There’s no doubt that a train of thought will affect the way you feel. If you’re in a negative frame of mind, that’s going to create a set of circumstances within you. Some thoughts will affect your physical body–the way you’re holding yourself, the way you’re breathing, the degree to which your muscles are “holding on”, your jaw is clenching, or your brows are furrowing. Some thoughts will affect your ability to sleep or eat well, and some will have an effect on your emotional body, and lead to feelings of listlessness and hopelessness. But nothing is going to have a greater effect upon you than your own actions. At the end of the day, you have to be able to look at yourself in the mirror while you’re brushing your teeth. You have to be able to live with yourself. And that’s not going to be easy if you’re acting in ways that are hurtful to you, or to other people.
Having said that, we are all going to hurt other people at some time or another. Sometimes two people grow in different directions, and there’s just no stopping the reality that someone is going to be crushed. Sometimes we’re young and we don’t know what we’re doing. Sometimes we’re selfish and immature, and don’t understand the ramifications of what we’re doing. I’m not talking about that, though. I’m talking about those actions we take even when we realize somewhere deep and real, we shouldn’t. Feelings can be powerful, but they’re just feelings. They come and go, like everything else. You don’t have to act on every feeling that comes over you. Sometimes pain is just brutal, relentless, exhausting, and it’s natural to want a break from it, an escape. But if you’re in pain, the pain is there to teach you something. I know that isn’t a pleasant reality, but it’s the truth. Again, I’m talking about the kind of pain we create for ourselves, not the kind life brings (although frequently we create pain for ourselves because we haven’t healed a wound from the kind of pain that life can bring). Avoiding it or trying to escape it will not make it go away. You can try drugs, or alcohol, or sex, or shopping, or eating or not eating. All you’re doing is prolonging the inevitable. There’s no permanent escape that’s appealing, there’s no lifelong distraction that is going to bring you peace. At a certain point you’re going to have to walk right into the center of your pain and sit your a$$ down. Your pain is your path to freedom. Avoiding it is a jail sentence you’re imposing upon yourself, with the key in your pocket and your mind full of can’t.
I don’t say this without compassion, because I certainly avoided dealing with my own stuff for many years, but it’s really self-indulgent to desist from dealing with your issues. It’s an act of ingratitude. We don’t think of it that way when we’re in the grip of fear, thinking our pain will destroy us; we think of it as survival. But that’s flawed thinking. That’s your real, actual work here–healing yourself, filling yourself with love and compassion and kindness and inspiration, so you can spread those things freely. I realize fear is a big factor. People often feel overwhelmed and defeated by their past, their past behavior, and the idea that they might be able to do anything about it. Not doing anything about it is the thing to fear. A lifetime of emptiness and loneliness and quiet desperation, or not so quiet rage is the thing to fear. A life where you want to numb yourself or distract yourself constantly is something to fear for sure. A life where no one can get close to you because then the real work has to start and you’ve chosen to bow out of that, is something that ought to make you feel a little sick to your stomach. When you refuse to plunge in, your soul gets sick. Soulsickness. Like seasickness, but it’s your heart that’s getting thrown against the rocks.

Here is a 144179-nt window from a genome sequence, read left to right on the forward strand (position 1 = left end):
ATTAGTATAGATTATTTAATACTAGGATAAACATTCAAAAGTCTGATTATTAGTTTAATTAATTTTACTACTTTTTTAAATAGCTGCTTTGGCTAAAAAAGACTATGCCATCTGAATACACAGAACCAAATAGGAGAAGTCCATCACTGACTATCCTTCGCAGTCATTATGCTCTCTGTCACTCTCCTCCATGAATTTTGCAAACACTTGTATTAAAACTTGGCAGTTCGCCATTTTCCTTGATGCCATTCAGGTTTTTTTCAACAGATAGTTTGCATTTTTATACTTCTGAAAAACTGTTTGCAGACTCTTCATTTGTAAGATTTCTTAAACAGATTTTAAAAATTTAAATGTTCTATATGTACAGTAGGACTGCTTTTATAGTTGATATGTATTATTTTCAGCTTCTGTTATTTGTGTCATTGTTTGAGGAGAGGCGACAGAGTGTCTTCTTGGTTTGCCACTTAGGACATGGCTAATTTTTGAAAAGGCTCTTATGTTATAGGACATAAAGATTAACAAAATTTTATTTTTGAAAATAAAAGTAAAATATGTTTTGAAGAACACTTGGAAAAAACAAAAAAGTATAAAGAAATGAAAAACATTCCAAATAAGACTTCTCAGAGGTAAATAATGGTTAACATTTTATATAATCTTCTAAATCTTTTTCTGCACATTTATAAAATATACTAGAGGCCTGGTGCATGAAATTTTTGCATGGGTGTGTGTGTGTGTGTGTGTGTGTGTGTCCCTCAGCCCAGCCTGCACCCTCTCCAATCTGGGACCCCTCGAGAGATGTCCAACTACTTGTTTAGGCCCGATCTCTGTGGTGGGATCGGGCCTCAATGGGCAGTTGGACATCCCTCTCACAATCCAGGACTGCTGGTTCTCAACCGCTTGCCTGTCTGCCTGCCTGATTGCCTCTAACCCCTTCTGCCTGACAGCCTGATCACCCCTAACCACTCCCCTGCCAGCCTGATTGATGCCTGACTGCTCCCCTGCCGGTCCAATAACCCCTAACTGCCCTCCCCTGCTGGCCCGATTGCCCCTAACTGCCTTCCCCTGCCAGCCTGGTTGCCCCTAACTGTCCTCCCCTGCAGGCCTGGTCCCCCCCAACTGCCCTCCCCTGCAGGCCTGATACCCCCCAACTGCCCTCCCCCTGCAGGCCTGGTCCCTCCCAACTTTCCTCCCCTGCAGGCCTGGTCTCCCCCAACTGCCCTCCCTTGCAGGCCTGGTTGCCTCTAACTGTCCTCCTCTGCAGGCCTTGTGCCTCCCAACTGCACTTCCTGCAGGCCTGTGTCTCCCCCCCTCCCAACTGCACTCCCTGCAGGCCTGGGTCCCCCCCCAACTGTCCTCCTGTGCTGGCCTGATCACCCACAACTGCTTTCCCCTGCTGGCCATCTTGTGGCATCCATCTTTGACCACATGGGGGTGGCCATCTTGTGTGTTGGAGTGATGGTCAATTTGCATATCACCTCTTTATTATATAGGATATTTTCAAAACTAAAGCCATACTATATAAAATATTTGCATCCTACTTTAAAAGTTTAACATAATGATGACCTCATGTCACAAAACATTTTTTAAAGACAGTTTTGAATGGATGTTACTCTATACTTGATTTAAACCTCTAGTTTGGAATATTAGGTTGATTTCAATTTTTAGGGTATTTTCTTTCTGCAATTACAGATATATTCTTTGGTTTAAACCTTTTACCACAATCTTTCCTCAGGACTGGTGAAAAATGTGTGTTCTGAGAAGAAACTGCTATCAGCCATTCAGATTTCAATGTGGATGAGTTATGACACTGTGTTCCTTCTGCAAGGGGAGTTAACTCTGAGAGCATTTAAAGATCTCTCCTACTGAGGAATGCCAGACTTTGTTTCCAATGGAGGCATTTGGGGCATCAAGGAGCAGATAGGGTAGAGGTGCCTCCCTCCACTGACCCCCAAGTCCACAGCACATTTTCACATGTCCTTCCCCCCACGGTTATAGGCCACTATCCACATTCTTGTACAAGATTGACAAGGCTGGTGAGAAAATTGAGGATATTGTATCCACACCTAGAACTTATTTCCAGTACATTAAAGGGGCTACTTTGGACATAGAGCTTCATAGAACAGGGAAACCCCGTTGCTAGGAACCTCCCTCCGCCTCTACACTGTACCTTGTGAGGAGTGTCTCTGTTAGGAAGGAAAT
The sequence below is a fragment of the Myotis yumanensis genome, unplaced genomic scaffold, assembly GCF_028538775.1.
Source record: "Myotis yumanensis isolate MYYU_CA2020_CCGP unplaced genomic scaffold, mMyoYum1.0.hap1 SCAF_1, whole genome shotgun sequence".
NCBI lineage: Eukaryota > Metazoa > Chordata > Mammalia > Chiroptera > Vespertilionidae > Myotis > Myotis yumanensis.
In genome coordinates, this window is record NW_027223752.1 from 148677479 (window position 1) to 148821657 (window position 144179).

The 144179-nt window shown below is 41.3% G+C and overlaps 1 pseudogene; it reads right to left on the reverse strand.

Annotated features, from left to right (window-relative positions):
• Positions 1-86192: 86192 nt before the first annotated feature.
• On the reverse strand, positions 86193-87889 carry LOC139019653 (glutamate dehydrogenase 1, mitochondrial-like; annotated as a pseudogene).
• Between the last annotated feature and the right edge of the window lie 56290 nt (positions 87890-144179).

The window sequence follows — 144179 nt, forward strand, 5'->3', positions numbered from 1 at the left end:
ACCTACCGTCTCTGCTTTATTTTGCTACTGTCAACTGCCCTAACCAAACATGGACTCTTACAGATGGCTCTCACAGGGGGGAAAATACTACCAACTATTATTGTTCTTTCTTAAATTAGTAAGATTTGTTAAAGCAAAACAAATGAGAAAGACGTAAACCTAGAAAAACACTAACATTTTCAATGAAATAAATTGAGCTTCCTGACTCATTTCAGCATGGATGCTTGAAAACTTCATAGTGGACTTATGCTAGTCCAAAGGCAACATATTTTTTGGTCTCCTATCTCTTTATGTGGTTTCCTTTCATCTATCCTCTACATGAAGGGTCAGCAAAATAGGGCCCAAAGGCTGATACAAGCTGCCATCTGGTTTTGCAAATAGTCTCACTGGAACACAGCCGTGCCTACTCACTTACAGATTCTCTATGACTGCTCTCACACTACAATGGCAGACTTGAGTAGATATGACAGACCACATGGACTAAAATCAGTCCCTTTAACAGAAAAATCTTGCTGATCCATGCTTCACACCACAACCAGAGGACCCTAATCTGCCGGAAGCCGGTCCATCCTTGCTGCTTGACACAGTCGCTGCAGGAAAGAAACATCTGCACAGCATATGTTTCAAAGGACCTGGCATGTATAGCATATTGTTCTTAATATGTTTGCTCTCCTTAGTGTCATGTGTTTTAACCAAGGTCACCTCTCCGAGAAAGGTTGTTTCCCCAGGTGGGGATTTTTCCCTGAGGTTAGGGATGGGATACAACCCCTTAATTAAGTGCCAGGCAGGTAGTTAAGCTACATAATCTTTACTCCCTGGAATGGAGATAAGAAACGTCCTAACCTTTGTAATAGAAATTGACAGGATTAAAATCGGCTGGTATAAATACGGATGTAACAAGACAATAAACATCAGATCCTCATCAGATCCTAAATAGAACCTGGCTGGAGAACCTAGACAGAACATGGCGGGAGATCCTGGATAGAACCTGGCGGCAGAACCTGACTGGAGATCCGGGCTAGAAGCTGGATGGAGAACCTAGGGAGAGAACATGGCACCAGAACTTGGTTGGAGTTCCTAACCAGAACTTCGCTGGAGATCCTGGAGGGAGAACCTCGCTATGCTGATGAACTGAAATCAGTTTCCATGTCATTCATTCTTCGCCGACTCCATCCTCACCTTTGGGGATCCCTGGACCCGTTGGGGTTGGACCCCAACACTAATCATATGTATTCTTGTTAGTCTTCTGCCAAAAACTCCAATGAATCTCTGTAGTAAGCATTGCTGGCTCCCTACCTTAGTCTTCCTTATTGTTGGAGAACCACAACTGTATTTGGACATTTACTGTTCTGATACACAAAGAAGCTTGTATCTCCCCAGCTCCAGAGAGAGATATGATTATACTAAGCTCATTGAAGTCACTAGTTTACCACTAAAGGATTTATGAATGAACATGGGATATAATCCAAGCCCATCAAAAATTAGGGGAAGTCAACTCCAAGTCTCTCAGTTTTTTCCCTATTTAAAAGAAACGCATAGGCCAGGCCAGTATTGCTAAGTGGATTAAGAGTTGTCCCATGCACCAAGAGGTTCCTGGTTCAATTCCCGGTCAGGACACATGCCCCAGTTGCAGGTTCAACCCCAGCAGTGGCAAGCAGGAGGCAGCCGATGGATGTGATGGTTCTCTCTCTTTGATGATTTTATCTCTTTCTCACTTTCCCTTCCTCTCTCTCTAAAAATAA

Your pain won’t defeat you. Not dealing with it will, though. The ability to sit with your feelings without reacting to them is a tool you need to develop if you want to know yourself. If you want to be close to other people. I’m talking about real intimacy, total nakedness with someone else. Trust. The ability to have an uncomfortable, deeply painful conversation with someone about how you feel before you act on your feelings, even if the conversation terrifies you.
“Developing the witness” is something we talk about in yoga and meditation. The idea that you can have your feelings without identifying with them so much. Finding the strength to pause and consider and explore a set of actions before you do anything. That’s freedom. That’s also where character develops and strengthens. In order to change your behavior, sometimes you need to change your thinking. Creating space between yourself and your thoughts, recognizing that you are not your thoughts, is step one.
It’s going to be very hard to love yourself if you aren’t living up to your potential. Because somewhere inside, you’ll know you’re not. You’ll know you’re sleepwalking. And treating yourself and other people carelessly. And you’ll also realize time is passing. You could be shining, that’s the essential thing. You could be so full of love and consciousness and kindness and yes, that it would spill out all over the place wherever you went. Please don’t deny yourself that kind of shining. You could love your life if you don’t, already. You could love yourself and everyone you encounter. You could say, “Okay, Life, let’s dance”. I really hope you do. Sending you love, as always. Ally Hamilton